Less than a year ago, the idea of opening a UNLV medical school was a political nonstarter. Today, an agreement to create one is in writing.
The project’s newfound momentum defies the state’s regional rivalries, the effects of a grinding recession and the current limitations of Southern Nevada’s health care system. It represents a chance to grow and diversify the valley’s economy and improve the availability and quality of care in Southern Nevada.
For decades, the University of Nevada School of Medicine has been the domain of the University of Nevada, Reno, even though the school’s students split their education between Reno and Las Vegas. The concentration of political power in Northern Nevada made this particular hill easy to defend. That political power finally has shifted to Southern Nevada, and it’s not a coincidence that as elected officials start to remedy historic regional inequities in funding for schools, colleges and roads, they’re finally having the long-overdue medical school discussion, too.
The talks started in earnest in March, when Regent Mark Doubrava of Las Vegas, an eye doctor who graduated from the state’s school of medicine, called for the issue to be placed on the board’s discussion agenda. Then, in May, UNLV’s Lincy Institute commissioned a report to examine the economic impact of a four-year allopathic medical school in Las Vegas. The talks were more productive than anyone could have imagined.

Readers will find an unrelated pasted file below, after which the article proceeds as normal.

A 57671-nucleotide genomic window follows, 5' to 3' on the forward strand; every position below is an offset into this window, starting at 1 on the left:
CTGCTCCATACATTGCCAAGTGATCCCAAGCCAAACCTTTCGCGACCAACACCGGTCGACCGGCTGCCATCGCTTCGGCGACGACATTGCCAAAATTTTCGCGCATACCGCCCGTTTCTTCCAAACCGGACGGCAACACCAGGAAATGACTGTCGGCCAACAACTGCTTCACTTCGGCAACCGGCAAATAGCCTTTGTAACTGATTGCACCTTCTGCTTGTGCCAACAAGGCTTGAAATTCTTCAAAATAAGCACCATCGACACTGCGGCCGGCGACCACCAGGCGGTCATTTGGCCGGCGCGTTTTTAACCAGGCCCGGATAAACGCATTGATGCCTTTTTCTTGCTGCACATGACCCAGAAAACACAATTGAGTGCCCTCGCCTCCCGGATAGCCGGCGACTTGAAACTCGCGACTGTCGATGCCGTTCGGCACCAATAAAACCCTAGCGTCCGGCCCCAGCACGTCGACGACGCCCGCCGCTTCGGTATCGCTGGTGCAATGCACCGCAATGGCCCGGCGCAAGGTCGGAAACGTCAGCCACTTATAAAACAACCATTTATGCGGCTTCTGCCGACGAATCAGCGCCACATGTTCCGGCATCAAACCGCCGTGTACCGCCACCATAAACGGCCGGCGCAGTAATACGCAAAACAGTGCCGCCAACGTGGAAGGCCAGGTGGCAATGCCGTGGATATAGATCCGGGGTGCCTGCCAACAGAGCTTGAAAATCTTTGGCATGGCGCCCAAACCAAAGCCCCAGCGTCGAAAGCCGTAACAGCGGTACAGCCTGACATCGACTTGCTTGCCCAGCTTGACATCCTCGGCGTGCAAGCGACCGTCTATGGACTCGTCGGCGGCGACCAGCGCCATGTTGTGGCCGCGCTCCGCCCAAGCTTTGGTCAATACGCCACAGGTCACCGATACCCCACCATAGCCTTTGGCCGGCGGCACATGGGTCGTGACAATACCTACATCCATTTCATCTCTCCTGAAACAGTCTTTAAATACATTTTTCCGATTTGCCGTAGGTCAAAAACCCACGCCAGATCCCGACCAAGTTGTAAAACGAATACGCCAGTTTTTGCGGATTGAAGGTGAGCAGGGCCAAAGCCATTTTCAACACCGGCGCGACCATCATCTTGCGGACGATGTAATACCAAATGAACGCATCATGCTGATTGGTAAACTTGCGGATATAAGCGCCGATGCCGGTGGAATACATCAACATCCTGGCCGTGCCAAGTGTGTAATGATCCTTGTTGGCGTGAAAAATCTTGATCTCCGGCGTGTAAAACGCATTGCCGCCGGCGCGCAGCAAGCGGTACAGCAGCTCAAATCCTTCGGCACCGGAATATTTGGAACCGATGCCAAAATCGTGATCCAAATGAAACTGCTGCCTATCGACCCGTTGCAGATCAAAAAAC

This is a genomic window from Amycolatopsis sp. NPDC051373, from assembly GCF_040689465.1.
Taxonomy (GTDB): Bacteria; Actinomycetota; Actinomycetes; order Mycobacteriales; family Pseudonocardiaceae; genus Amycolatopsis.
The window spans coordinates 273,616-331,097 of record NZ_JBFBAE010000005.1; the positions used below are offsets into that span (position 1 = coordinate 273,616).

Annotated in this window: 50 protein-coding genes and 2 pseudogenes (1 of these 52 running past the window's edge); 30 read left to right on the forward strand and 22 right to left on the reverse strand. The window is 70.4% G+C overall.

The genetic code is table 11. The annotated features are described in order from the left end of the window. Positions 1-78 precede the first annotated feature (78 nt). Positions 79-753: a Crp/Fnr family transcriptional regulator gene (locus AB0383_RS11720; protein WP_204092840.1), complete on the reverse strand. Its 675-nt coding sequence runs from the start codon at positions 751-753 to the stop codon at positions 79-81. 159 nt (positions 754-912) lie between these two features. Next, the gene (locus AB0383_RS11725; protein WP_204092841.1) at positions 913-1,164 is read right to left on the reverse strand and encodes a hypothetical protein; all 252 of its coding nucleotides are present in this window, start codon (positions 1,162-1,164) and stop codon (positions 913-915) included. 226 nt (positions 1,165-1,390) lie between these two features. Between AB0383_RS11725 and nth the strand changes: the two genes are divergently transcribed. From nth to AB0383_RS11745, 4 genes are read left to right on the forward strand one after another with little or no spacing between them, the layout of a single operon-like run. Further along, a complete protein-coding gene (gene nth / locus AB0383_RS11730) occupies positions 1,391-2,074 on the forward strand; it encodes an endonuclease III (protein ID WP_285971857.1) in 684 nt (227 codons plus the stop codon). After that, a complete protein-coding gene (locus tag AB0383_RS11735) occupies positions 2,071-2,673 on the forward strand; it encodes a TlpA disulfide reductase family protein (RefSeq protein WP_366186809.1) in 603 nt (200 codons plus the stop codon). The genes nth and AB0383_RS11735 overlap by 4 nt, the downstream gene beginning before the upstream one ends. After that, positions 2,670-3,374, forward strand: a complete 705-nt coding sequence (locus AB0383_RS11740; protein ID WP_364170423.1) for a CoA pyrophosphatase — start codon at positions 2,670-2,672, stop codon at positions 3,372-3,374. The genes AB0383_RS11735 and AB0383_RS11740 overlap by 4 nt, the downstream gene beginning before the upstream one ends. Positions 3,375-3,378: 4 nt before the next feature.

The Lincy Institute’s report, completed by Tripp Umbach, was released a couple of weeks ago. Aside from holding the potential to meet the valley’s growing demand for physicians in the decades ahead, the report found the school could have an economic impact of at least $882 million by 2030, largely through research.
On the heels of those findings, last week officials with the School of Medicine, the Nevada System of Higher Education, UNLV and UNR signed a memorandum of understanding to develop a new school in Southern Nevada. Regents could approve the plan, in which UNLV’s school opens as part of UNR’s before gaining independence, as soon as next month.
The planned collaboration is a remarkable culture change for Nevada’s higher education system. But this will be a long-term project with costs that could approach $100 million. For higher education leaders, the challenges are many: building not merely a good medical school, but a great one; raising a substantial amount of private donations in a valley where many big donors already suffer from fundraising fatigue; and laying the groundwork for the creation of at least 240 new medical residency positions. Without those positions, according to the Tripp Umbach report, the two medical schools will export most of their graduates to other states.
We know from the success of UNLV’s Boyd School of Law that an elite professional school can be created from scratch. We know from the success of the Cleveland Clinic Lou Ruvo Center for Brain Health that there is a place in Las Vegas for advanced, specialized medical care and research. And we know from downtown’s post-recession revival that big dreams are still attainable in Las Vegas. A state medical school would help this young city and its young university grow up awfully fast.